Dr. Alexander Hristov, associate professor of dairy nutrition with Pennsylvania State University, said the concept of dropping crude protein levels originated as a solution to help decrease ammonia emissions.
“In our research we found that as we reduced dietary crude protein, we were able to dramatically decrease ammonia emissions, in some cases as much as 38%,” Hristov says.
This led to even more questions about what could be done with reduced protein diets to decrease ammonia emissions and nitrogen excretions.
Decreasing Ration Crude Protein
To learn more about the protein needed to meet production potential, Dr. Hristov conducted a study¹ where the treatment diet was balanced for 14% crude protein and supplemented with rumen-protected lysine and methionine. The study concluded that treatment cows maintained production levels similar to the control group, which was fed a diet with 16% crude protein. Milk protein concentration, however, was slightly reduced with the 14% crude protein diet.
Dr. Hristov indicates that reducing crude protein delivers multiple benefits to dairy producers, including:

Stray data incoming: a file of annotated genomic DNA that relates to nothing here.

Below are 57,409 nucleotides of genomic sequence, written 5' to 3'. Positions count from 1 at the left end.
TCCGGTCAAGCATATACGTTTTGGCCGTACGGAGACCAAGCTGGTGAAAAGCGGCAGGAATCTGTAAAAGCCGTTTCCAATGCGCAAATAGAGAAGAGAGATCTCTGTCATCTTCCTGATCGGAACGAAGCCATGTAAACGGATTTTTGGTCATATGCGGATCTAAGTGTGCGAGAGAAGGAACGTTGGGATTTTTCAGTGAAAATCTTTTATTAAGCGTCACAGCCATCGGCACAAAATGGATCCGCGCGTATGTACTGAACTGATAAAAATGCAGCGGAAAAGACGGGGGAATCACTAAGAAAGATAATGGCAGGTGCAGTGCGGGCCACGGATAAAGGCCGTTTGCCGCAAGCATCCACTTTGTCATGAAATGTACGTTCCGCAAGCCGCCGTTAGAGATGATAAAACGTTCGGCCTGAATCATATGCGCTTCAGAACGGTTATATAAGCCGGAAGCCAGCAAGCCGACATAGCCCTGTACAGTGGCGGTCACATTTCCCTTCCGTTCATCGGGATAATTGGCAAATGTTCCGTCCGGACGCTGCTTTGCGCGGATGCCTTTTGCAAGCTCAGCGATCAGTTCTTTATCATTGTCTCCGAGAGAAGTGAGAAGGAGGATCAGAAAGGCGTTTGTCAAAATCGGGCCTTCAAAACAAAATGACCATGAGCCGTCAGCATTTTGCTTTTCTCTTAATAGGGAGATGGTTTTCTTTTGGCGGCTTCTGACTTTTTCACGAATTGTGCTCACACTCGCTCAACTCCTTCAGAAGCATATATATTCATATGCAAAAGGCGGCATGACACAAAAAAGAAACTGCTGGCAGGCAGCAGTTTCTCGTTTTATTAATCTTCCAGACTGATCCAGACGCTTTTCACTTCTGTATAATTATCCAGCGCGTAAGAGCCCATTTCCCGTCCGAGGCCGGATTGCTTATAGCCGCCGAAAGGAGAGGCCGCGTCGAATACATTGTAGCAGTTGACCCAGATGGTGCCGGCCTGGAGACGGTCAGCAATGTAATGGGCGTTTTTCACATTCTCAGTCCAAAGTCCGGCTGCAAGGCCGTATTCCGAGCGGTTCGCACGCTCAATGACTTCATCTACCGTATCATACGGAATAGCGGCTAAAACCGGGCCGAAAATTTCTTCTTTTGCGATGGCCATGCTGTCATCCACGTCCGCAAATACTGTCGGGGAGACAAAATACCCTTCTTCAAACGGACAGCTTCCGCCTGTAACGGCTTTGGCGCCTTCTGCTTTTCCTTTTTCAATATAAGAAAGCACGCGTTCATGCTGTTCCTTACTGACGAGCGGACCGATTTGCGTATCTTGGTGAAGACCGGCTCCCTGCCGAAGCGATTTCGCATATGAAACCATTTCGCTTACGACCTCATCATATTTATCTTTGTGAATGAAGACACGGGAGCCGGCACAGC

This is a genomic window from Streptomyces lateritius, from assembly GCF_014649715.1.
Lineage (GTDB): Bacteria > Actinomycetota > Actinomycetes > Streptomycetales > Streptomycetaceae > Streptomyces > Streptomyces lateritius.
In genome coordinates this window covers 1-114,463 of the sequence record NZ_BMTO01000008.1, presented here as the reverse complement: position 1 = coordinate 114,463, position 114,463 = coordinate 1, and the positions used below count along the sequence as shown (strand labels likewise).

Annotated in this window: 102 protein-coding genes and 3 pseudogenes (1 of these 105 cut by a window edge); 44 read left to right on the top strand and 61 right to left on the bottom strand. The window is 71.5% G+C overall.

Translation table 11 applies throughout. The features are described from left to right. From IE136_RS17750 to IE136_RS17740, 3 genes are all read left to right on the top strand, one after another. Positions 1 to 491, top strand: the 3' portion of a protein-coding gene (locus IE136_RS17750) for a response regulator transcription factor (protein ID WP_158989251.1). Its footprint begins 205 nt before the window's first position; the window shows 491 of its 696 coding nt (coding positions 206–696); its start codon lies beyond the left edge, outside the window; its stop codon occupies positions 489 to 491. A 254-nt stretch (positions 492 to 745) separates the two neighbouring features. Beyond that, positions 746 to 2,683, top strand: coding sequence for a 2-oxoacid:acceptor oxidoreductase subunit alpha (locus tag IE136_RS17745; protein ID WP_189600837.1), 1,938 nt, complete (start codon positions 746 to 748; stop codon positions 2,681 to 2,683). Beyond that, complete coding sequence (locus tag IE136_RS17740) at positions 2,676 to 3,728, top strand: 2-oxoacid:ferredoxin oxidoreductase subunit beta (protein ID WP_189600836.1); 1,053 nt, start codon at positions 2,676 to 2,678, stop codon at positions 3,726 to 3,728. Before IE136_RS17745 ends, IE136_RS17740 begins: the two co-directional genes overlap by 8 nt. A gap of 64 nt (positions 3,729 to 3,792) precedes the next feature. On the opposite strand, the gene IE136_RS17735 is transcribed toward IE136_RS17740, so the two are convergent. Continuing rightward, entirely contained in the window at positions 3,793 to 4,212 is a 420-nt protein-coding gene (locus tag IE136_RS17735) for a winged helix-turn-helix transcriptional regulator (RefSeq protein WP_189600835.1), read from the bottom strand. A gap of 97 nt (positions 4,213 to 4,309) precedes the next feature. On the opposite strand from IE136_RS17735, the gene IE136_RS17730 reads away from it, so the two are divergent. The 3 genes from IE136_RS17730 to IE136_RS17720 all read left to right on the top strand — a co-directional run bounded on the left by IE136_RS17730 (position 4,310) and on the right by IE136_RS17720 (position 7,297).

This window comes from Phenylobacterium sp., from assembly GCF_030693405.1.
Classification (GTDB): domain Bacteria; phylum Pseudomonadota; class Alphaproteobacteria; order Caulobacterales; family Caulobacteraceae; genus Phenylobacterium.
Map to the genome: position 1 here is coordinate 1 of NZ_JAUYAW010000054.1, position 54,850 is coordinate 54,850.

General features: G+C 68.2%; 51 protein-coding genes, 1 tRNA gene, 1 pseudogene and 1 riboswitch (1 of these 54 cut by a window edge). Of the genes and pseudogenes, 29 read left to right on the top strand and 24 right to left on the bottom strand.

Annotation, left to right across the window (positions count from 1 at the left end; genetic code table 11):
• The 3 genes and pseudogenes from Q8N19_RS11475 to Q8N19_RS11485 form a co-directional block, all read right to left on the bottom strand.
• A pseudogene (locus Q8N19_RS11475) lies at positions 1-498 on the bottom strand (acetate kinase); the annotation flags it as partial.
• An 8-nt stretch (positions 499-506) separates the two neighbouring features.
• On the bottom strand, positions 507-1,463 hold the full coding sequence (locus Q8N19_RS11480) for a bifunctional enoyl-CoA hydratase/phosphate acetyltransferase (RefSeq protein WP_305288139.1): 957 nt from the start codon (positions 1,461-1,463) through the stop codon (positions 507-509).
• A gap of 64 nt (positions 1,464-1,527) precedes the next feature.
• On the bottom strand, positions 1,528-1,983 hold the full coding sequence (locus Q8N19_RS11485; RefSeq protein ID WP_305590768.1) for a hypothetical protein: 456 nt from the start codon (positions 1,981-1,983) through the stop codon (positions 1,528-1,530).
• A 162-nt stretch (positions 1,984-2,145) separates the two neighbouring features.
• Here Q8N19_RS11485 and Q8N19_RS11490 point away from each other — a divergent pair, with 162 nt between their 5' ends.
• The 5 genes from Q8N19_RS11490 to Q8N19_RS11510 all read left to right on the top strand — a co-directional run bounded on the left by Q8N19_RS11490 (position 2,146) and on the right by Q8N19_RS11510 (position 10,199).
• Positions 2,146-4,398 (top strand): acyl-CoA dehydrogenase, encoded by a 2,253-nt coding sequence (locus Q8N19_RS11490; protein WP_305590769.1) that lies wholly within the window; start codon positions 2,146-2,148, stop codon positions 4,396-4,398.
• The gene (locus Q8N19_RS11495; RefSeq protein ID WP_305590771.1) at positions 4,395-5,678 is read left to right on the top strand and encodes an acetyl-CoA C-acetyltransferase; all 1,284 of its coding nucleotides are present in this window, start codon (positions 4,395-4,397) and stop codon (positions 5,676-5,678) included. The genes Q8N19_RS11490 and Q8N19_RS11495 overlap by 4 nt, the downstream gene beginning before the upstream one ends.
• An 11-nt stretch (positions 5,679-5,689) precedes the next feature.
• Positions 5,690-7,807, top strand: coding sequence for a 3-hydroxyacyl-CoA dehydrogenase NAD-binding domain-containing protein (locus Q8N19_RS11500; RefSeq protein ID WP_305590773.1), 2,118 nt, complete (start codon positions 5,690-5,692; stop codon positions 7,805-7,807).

- Reduced ration costs
- Decreased nitrogen excretion by the cow, resulting in less chance of nitrogen leaching and runoff
- Reduced ammonia emissions
He also shares that reducing dietary protein will offer another benefit in the future—meeting more stringent environmental regulations. He foresees these regulations continuing to become more common and restrictive in years to come.
More than dietary protein
While balancing diets with optimal levels of limiting amino acids provides an outstanding opportunity to maintain performance while reducing ration costs, Dr. Hristov notes the importance of properly formulating the ration for key nutrients.
“If there is anything else in the diet that is limiting production potential, lowering dietary protein levels is not going to help; it will only make things worse,” he explains. ”A few key ingredients in the diet—like high-quality forages and adequate energy—are especially important to ensure the diet delivers the nutrients required for peak performance.”
As Dr. Hristov’s research concluded, delivering optimal levels of lysine and methionine to the small intestine maximizes protein efficiency and helped to decrease dietary protein needs. More efficient protein utilization and maintained production levels lead to greater Income Over Feed Cost (IOFC) for your dairy operation.
1 “Researchers alter cow diets to help environment,” The Philadelphia Inquirer, 14 August 2010. Available at: http://www.philly.com/inquirer/health_science/daily/20100814_Researchers_alter_cow_diets_to_help_environment.html. Accessed Oct. 21, 2010.